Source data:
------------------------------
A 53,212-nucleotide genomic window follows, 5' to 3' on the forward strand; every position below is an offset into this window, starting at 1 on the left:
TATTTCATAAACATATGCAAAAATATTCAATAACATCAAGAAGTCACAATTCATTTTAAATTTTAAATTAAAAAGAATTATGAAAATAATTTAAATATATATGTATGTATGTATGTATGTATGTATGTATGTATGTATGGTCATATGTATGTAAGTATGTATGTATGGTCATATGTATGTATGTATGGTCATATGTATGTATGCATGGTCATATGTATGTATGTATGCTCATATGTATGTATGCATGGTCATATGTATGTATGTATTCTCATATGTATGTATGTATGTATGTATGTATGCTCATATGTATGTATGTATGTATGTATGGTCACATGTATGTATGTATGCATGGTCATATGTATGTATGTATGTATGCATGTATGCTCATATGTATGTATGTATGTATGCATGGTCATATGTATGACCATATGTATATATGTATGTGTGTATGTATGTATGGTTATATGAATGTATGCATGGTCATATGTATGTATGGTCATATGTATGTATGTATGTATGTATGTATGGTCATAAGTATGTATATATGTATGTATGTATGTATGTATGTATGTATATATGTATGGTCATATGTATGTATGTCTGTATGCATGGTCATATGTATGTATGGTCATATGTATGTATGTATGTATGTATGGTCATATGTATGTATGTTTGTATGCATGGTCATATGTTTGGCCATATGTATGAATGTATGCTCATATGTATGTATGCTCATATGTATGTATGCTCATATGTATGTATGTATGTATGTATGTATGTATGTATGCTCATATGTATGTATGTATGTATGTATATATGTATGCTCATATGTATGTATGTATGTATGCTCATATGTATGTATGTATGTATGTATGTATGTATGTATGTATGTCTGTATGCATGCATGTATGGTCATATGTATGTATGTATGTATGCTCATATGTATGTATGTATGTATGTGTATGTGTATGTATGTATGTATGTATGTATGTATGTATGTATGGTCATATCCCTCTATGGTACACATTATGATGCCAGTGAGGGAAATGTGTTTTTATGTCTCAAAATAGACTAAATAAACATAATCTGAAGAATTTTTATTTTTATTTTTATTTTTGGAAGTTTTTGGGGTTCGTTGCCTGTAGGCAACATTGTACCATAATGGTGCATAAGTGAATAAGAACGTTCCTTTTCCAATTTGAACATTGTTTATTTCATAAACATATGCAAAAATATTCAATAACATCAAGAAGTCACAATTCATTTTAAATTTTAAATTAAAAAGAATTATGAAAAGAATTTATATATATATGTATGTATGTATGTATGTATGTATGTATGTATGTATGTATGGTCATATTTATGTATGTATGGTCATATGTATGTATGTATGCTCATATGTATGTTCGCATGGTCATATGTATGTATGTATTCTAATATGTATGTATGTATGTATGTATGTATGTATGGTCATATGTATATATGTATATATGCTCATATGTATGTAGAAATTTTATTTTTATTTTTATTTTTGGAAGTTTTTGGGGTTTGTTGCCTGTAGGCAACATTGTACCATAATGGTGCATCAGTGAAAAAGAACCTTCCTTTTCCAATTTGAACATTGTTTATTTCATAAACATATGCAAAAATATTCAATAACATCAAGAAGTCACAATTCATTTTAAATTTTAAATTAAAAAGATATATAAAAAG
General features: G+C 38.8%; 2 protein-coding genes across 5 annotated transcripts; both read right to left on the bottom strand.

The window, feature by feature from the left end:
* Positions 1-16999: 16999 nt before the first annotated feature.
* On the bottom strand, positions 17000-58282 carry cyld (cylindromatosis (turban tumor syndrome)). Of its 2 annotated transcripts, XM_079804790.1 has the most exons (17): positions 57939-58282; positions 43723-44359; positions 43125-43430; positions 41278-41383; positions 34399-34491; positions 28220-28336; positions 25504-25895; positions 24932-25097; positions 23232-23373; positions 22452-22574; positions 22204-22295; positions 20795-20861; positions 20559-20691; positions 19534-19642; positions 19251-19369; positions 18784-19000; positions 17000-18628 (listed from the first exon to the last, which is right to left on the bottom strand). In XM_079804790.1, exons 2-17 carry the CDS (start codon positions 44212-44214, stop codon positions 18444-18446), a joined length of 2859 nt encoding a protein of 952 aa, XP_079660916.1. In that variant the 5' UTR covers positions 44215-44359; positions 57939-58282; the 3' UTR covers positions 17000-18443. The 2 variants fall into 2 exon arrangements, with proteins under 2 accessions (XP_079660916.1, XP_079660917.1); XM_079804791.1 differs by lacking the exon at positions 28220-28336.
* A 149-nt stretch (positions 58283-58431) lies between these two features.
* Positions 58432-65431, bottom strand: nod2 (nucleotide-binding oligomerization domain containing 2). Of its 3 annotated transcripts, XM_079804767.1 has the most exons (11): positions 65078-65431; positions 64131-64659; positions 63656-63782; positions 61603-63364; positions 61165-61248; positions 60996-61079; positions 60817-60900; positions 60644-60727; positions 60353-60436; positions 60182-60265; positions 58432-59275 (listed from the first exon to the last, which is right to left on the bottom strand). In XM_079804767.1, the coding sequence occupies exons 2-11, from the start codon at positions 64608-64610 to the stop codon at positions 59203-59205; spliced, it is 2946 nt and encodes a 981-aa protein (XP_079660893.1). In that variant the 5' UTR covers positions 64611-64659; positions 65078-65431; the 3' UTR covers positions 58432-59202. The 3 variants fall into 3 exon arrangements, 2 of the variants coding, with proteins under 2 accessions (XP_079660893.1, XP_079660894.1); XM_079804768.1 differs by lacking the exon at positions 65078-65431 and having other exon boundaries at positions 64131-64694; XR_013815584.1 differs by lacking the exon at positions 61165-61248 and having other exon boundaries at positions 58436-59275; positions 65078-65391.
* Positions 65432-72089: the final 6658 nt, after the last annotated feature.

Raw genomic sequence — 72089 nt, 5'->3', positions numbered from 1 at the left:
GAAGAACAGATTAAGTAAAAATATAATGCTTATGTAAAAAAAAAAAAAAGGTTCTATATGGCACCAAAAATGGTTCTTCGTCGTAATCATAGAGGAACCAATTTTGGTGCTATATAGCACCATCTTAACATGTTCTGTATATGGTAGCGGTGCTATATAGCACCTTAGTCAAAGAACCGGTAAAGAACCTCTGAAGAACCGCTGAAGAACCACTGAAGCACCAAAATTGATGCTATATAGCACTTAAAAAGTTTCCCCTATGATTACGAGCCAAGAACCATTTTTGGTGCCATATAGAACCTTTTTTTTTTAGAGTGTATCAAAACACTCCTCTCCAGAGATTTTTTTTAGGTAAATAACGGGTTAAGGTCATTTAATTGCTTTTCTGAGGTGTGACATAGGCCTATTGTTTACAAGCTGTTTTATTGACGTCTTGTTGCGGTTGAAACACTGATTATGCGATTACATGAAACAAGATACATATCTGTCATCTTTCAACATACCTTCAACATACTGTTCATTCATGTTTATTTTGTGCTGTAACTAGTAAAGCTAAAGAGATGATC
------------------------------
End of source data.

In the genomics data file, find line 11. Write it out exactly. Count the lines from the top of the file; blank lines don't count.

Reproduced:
GAAGAACAGATTAAGTAAAAATATAATGCTTATGTAAAAAAAAAAAAAAGGTTCTATATGGCACCAAAAATGGTTCTTCGTCGTAATCATAGAGGAACCAATTTTGGTGCTATATAGCACCATCTTAACATGTTCTGTATATGGTAGCGGTGCTATATAGCACCTTAGTCAAAGAACCGGTAAAGAACCTCTGAAGAACCGCTGAAGAACCACTGAAGCACCAAAATTGATGCTATATAGCACTTAAAAAGTTTCCCCTATGATTACGAGCCAAGAACCATTTTTGGTGCCATATAGAACCTTTTTTTTTTAGAGTGTATCAAAACACTCCTCTCCAGAGATTTTTTTTAGGTAAATAACGGGTTAAGGTCATTTAATTGCTTTTCTGAGGTGTGACATAGGCCTATTGTTTACAAGCTGTTTTATTGACGTCTTGTTGCGGTTGAAACACTGATTATGCGATTACATGAAACAAGATACATATCTGTCATCTTTCAACATACCTTCAACATACTGTTCATTCATGTTTATTTTGTGCTGTAACTAGTAAAGCTAAAGAGATGATC